Sunday, January 30, 2011

Movie – The Fighter (2010)

The Fighter was nominated for seven Oscars, including acting nominations for Christian Bale, Melissa Leo and Amy Adams, all in Supporting roles.  The lead actor, Mark Wahlberg, did not get a nomination, though.  I have an opinion on why that happened and I’ll discuss it in my review.

Boston sports fans are already familiar with the story of “Irish” Micky Ward, a boxer from Lowell, Massachusetts.  I know not everyone follows Boston sports, though, so I will not assume that you already know what’s going to happen before you have seen the movie.  That means I will try to avoid spoilers for the movie.

Micky Ward has a half-brother, Dicky Eklund (Christian Bale), who was a somewhat successful boxer in his own right.  He even had a title fight with Sugar Ray Leonard in the late 70s and went the distance.  When the movie opens in the early 90s, though, he is a drug addict.  He is the trainer for his brother Micky and an HBO camera crew is following him around “to document my comeback” as he tells everybody.

Micky is managed by his and Dicky’s mother, Alice (Melissa Leo).  There is also Micky’s father, seven sisters, and an ex-wife and daughter that make up his family.  He starts dating a bartender (Amy Adams), who his family doesn’t like.  His career isn’t going much of anyplace and that’s because of his family.

The reason that Bale, Leo, and Adams all got Oscar nominations is that they have the big, showy roles that Oscar voters love.  Bale is the crack addict clinging to the past and using his brother.  Leo is one of the least likable mothers ever put on film as she dotes on the addict Dicky and uses Micky to his detriment.  Adams is the new girlfriend who tries to make Micky realize that he would be better off without his family.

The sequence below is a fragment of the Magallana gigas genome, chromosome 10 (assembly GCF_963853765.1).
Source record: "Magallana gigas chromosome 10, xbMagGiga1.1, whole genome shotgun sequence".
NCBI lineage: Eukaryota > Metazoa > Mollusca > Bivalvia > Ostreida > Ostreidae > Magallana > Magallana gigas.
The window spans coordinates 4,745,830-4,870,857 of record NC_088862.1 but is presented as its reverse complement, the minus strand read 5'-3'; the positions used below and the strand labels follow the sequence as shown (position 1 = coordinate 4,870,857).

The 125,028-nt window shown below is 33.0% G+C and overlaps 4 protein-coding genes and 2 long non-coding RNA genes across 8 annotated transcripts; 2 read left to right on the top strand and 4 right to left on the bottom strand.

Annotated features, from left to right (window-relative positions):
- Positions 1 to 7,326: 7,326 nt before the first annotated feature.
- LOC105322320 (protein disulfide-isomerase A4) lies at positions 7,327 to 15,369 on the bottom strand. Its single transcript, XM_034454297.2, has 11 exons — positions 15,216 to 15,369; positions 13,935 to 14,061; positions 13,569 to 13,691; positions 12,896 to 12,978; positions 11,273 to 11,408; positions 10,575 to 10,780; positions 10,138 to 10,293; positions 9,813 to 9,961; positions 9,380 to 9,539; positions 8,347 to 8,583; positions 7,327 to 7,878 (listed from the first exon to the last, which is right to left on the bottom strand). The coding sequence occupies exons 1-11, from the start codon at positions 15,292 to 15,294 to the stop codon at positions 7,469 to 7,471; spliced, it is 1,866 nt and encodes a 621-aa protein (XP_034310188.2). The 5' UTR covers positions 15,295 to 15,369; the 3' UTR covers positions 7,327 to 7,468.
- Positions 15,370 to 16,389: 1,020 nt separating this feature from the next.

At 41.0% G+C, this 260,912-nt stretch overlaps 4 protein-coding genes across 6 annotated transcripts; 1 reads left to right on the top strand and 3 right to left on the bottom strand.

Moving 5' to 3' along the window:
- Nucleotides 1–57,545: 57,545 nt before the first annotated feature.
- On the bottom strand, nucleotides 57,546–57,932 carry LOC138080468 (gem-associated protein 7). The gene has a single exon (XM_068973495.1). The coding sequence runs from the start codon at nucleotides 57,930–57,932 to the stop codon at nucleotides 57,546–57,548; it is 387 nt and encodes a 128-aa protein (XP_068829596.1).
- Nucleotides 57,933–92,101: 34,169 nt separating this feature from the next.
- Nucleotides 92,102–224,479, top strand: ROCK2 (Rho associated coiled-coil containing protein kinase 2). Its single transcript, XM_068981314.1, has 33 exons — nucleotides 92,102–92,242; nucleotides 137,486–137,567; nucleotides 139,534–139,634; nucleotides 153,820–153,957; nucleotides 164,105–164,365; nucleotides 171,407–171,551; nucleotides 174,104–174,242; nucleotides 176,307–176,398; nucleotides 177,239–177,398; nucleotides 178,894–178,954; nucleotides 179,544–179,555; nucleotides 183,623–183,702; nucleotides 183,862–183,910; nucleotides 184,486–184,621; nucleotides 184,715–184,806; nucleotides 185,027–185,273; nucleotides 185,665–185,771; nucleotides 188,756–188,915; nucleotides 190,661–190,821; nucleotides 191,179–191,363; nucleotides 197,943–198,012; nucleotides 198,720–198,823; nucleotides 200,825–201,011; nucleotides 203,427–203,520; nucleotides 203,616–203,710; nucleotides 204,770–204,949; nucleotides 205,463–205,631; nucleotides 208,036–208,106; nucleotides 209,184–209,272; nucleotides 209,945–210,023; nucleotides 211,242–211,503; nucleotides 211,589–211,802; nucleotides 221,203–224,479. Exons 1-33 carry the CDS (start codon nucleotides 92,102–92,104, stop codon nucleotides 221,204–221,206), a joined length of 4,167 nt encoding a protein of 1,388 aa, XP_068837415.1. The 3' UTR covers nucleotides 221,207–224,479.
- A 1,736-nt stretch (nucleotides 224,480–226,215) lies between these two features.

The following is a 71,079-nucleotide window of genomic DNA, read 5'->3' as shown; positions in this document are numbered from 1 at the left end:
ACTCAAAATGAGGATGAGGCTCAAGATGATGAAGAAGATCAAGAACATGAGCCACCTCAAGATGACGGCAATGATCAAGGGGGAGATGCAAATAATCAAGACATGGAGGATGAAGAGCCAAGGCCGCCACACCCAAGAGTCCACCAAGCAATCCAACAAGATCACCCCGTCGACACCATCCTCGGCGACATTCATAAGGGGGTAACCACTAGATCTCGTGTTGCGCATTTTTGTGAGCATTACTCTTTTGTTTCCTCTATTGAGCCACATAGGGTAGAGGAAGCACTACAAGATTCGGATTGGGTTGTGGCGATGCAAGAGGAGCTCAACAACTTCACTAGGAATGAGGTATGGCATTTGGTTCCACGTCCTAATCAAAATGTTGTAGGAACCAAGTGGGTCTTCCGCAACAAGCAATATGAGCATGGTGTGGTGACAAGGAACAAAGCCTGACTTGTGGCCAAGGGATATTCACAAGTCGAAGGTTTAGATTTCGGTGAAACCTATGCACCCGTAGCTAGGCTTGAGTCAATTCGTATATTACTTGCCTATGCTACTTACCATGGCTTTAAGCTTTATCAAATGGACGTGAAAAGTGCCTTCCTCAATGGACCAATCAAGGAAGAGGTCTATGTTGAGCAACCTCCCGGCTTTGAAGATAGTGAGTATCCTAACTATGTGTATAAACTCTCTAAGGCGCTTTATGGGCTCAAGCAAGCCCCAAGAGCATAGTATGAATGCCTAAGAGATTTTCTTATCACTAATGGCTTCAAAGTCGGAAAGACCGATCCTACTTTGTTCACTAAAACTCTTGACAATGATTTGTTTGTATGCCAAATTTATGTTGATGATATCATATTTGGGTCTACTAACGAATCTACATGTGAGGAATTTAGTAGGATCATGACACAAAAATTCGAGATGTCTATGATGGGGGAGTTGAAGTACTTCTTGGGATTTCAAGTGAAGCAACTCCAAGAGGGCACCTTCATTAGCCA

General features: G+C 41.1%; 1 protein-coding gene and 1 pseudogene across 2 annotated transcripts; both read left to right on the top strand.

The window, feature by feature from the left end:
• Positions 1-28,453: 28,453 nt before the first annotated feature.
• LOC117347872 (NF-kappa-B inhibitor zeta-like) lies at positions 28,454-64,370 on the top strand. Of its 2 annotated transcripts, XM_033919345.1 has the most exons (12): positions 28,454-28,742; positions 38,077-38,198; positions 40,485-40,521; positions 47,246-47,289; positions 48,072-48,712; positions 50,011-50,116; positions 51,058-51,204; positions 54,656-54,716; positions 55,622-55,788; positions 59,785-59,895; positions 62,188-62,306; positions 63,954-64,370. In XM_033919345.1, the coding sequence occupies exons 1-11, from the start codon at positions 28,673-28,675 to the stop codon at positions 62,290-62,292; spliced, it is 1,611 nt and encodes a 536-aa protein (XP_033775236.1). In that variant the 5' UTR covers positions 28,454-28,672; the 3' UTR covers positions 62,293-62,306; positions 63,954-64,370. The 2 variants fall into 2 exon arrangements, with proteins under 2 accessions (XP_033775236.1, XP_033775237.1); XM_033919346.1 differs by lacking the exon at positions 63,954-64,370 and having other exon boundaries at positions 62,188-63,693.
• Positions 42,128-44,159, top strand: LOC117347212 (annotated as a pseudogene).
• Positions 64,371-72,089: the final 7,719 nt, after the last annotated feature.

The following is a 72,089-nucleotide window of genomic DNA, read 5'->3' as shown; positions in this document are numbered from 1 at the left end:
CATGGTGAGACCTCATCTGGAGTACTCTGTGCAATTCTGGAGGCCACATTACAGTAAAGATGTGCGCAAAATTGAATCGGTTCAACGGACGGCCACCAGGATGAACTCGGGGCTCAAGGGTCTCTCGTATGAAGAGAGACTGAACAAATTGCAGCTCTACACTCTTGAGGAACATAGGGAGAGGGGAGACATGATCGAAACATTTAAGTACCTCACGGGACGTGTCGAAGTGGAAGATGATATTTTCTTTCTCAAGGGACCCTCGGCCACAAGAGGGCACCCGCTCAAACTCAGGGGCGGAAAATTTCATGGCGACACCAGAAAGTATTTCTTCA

The reason Wahlberg did not get nominated is that his role is the quiet one.  He is the ping pong ball that gets batted around among these people fighting over what they want him to do.  He is very loyal to his family, so even though he knows in his heart that they are bad for them, he can’t leave them.  He loves his girlfriend and he doesn’t want to lose her, either.  It’s not until after more than half the film is over before Wahlberg finally gets a scene where he confronts his brother. 

Lots of times it is playing the quiet character that is the hardest, yet doesn’t get rewarded because they are obscured by the more showy performances around them.  I feel that this is one of those cases.  Don’t get me wrong; I think that Bale, Leo, and Adams all deserved their nominations.  I just think that Wahlberg deserved one, too.

If you do know the story of Micky Ward then be aware that they changed several things about it.  They moved events and conflicts around in order to try to create more of a “Rocky” feel to the movie.

The movie did a fantastic job in capturing the realities of Lowell – an economically depressed old mill town – as well as the lower income, white trash family of Micky Ward.  Some people felt that the way the mother and sisters were presented was too unrealistic.  I’ve actually known families like this one (not my own, thankfully.)  I found their presentation to be very realistic.

There are some boxing scenes, but they are a small part of the film.  Think Rocky, not Rocky IV.  Please don’t avoid this movie just because you care nothing or know nothing about boxing.  It is first and foremost a movie about family and the difficult choices you sometimes have to make in order to improve.

The movie is currently in theaters.  The release dates for the DVD and Blu-ray have not been announced yet, but they are available for pre-order.

Chip’s Rating: 4 out of 5 stars

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